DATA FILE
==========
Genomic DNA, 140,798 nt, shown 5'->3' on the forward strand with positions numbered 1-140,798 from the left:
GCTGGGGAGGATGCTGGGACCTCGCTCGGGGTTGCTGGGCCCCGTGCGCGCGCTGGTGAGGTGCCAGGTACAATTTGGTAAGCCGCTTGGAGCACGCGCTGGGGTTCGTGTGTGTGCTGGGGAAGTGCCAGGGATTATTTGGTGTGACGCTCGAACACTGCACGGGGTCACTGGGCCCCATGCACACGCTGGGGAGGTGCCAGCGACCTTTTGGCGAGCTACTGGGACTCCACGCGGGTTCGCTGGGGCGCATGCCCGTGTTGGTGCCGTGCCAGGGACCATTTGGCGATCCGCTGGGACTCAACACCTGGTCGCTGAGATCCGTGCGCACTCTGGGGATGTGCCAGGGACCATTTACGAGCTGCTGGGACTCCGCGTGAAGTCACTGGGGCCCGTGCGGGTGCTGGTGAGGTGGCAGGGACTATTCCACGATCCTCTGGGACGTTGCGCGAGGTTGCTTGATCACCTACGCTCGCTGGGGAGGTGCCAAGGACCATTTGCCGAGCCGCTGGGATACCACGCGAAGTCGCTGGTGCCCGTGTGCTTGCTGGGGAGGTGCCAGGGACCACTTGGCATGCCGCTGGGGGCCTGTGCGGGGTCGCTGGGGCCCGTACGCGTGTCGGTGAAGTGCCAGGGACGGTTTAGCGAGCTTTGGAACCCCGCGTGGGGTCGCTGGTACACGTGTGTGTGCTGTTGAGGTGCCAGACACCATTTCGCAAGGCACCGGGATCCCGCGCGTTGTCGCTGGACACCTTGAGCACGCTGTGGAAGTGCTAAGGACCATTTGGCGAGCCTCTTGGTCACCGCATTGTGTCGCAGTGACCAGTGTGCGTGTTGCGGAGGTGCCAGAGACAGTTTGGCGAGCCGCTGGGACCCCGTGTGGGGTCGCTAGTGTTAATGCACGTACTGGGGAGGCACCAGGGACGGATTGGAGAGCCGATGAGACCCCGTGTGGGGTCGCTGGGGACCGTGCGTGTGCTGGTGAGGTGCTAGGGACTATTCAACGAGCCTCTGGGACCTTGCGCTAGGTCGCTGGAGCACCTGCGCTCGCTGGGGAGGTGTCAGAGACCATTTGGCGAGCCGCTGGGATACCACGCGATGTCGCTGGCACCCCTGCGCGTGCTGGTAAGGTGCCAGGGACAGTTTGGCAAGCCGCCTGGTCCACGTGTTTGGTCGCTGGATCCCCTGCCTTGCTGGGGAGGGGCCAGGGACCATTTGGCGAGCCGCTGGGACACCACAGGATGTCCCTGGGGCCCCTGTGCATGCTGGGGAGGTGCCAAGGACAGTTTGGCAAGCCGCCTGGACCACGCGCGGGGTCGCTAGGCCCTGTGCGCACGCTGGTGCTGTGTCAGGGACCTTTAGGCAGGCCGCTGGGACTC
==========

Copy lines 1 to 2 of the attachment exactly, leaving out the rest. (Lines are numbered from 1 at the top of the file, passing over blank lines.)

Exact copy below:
Genomic DNA, 140,798 nt, shown 5'->3' on the forward strand with positions numbered 1-140,798 from the left:
GCTGGGGAGGATGCTGGGACCTCGCTCGGGGTTGCTGGGCCCCGTGCGCGCGCTGGTGAGGTGCCAGGTACAATTTGGTAAGCCGCTTGGAGCACGCGCTGGGGTTCGTGTGTGTGCTGGGGAAGTGCCAGGGATTATTTGGTGTGACGCTCGAACACTGCACGGGGTCACTGGGCCCCATGCACACGCTGGGGAGGTGCCAGCGACCTTTTGGCGAGCTACTGGGACTCCACGCGGGTTCGCTGGGGCGCATGCCCGTGTTGGTGCCGTGCCAGGGACCATTTGGCGATCCGCTGGGACTCAACACCTGGTCGCTGAGATCCGTGCGCACTCTGGGGATGTGCCAGGGACCATTTACGAGCTGCTGGGACTCCGCGTGAAGTCACTGGGGCCCGTGCGGGTGCTGGTGAGGTGGCAGGGACTATTCCACGATCCTCTGGGACGTTGCGCGAGGTTGCTTGATCACCTACGCTCGCTGGGGAGGTGCCAAGGACCATTTGCCGAGCCGCTGGGATACCACGCGAAGTCGCTGGTGCCCGTGTGCTTGCTGGGGAGGTGCCAGGGACCACTTGGCATGCCGCTGGGGGCCTGTGCGGGGTCGCTGGGGCCCGTACGCGTGTCGGTGAAGTGCCAGGGACGGTTTAGCGAGCTTTGGAACCCCGCGTGGGGTCGCTGGTACACGTGTGTGTGCTGTTGAGGTGCCAGACACCATTTCGCAAGGCACCGGGATCCCGCGCGTTGTCGCTGGACACCTTGAGCACGCTGTGGAAGTGCTAAGGACCATTTGGCGAGCCTCTTGGTCACCGCATTGTGTCGCAGTGACCAGTGTGCGTGTTGCGGAGGTGCCAGAGACAGTTTGGCGAGCCGCTGGGACCCCGTGTGGGGTCGCTAGTGTTAATGCACGTACTGGGGAGGCACCAGGGACGGATTGGAGAGCCGATGAGACCCCGTGTGGGGTCGCTGGGGACCGTGCGTGTGCTGGTGAGGTGCTAGGGACTATTCAACGAGCCTCTGGGACCTTGCGCTAGGTCGCTGGAGCACCTGCGCTCGCTGGGGAGGTGTCAGAGACCATTTGGCGAGCCGCTGGGATACCACGCGATGTCGCTGGCACCCCTGCGCGTGCTGGTAAGGTGCCAGGGACAGTTTGGCAAGCCGCCTGGTCCACGTGTTTGGTCGCTGGATCCCCTGCCTTGCTGGGGAGGGGCCAGGGACCATTTGGCGAGCCGCTGGGACACCACAGGATGTCCCTGGGGCCCCTGTGCATGCTGGGGAGGTGCCAAGGACAGTTTGGCAAGCCGCCTGGACCACGCGCGGGGTCGCTAGGCCCTGTGCGCACGCTGGTGCTGTGTCAGGGACCTTTAGGCAGGCCGCTGGGACTC